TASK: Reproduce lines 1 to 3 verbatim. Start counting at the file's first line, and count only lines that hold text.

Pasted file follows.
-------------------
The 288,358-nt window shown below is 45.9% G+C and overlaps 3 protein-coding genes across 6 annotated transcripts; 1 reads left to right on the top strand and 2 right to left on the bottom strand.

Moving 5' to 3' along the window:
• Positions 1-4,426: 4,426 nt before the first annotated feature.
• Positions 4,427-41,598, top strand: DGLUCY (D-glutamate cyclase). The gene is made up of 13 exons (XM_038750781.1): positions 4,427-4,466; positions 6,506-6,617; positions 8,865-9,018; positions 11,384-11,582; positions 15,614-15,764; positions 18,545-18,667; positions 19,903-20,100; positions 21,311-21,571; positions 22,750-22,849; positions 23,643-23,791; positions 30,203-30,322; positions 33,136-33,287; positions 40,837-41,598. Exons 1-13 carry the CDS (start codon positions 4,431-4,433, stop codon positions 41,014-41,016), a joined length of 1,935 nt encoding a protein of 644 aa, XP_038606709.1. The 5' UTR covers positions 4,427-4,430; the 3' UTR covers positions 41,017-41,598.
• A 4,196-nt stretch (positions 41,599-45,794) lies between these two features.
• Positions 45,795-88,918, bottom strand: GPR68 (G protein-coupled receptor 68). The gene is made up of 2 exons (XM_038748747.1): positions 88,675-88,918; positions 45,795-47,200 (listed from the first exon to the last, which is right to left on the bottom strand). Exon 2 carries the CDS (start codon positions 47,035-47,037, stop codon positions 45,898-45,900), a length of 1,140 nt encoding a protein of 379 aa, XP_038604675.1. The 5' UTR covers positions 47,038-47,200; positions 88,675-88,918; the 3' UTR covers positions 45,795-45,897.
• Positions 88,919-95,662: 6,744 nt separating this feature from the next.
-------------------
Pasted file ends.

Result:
The 288,358-nt window shown below is 45.9% G+C and overlaps 3 protein-coding genes across 6 annotated transcripts; 1 reads left to right on the top strand and 2 right to left on the bottom strand.

Moving 5' to 3' along the window:
• Positions 1-4,426: 4,426 nt before the first annotated feature.